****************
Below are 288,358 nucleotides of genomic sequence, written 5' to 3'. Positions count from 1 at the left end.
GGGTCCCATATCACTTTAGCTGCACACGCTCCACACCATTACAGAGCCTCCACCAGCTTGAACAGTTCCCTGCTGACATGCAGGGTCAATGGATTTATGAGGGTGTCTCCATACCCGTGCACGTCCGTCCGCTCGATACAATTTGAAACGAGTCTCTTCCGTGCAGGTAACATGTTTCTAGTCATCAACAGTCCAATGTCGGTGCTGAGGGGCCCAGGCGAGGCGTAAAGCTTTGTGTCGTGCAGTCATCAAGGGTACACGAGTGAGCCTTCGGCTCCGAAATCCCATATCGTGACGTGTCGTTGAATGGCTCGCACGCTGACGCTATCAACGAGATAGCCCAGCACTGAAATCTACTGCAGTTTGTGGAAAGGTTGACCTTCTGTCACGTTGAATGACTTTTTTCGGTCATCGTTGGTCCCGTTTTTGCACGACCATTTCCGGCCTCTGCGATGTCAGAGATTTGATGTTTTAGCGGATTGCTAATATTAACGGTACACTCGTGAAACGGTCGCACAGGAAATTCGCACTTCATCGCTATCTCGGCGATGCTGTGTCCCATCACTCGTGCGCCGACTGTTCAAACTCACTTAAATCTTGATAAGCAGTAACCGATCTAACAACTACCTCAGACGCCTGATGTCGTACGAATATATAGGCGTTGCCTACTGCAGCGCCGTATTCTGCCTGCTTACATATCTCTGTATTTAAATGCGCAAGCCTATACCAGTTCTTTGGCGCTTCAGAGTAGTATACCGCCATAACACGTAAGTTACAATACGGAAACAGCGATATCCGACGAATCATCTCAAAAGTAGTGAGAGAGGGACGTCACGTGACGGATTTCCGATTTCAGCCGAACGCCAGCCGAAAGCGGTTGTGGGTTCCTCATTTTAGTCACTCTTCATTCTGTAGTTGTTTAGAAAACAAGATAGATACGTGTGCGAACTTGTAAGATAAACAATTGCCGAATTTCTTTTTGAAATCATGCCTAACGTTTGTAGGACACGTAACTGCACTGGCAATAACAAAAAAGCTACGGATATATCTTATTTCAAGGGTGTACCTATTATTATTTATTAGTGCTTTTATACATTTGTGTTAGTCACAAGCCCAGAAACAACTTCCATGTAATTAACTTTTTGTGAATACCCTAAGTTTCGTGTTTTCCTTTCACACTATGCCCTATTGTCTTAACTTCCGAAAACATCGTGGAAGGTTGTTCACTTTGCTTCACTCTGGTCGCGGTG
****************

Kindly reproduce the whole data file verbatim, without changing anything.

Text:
Below are 288,358 nucleotides of genomic sequence, written 5' to 3'. Positions count from 1 at the left end.
GGGTCCCATATCACTTTAGCTGCACACGCTCCACACCATTACAGAGCCTCCACCAGCTTGAACAGTTCCCTGCTGACATGCAGGGTCAATGGATTTATGAGGGTGTCTCCATACCCGTGCACGTCCGTCCGCTCGATACAATTTGAAACGAGTCTCTTCCGTGCAGGTAACATGTTTCTAGTCATCAACAGTCCAATGTCGGTGCTGAGGGGCCCAGGCGAGGCGTAAAGCTTTGTGTCGTGCAGTCATCAAGGGTACACGAGTGAGCCTTCGGCTCCGAAATCCCATATCGTGACGTGTCGTTGAATGGCTCGCACGCTGACGCTATCAACGAGATAGCCCAGCACTGAAATCTACTGCAGTTTGTGGAAAGGTTGACCTTCTGTCACGTTGAATGACTTTTTTCGGTCATCGTTGGTCCCGTTTTTGCACGACCATTTCCGGCCTCTGCGATGTCAGAGATTTGATGTTTTAGCGGATTGCTAATATTAACGGTACACTCGTGAAACGGTCGCACAGGAAATTCGCACTTCATCGCTATCTCGGCGATGCTGTGTCCCATCACTCGTGCGCCGACTGTTCAAACTCACTTAAATCTTGATAAGCAGTAACCGATCTAACAACTACCTCAGACGCCTGATGTCGTACGAATATATAGGCGTTGCCTACTGCAGCGCCGTATTCTGCCTGCTTACATATCTCTGTATTTAAATGCGCAAGCCTATACCAGTTCTTTGGCGCTTCAGAGTAGTATACCGCCATAACACGTAAGTTACAATACGGAAACAGCGATATCCGACGAATCATCTCAAAAGTAGTGAGAGAGGGACGTCACGTGACGGATTTCCGATTTCAGCCGAACGCCAGCCGAAAGCGGTTGTGGGTTCCTCATTTTAGTCACTCTTCATTCTGTAGTTGTTTAGAAAACAAGATAGATACGTGTGCGAACTTGTAAGATAAACAATTGCCGAATTTCTTTTTGAAATCATGCCTAACGTTTGTAGGACACGTAACTGCACTGGCAATAACAAAAAAGCTACGGATATATCTTATTTCAAGGGTGTACCTATTATTATTTATTAGTGCTTTTATACATTTGTGTTAGTCACAAGCCCAGAAACAACTTCCATGTAATTAACTTTTTGTGAATACCCTAAGTTTCGTGTTTTCCTTTCACACTATGCCCTATTGTCTTAACTTCCGAAAACATCGTGGAAGGTTGTTCACTTTGCTTCACTCTGGTCGCGGTG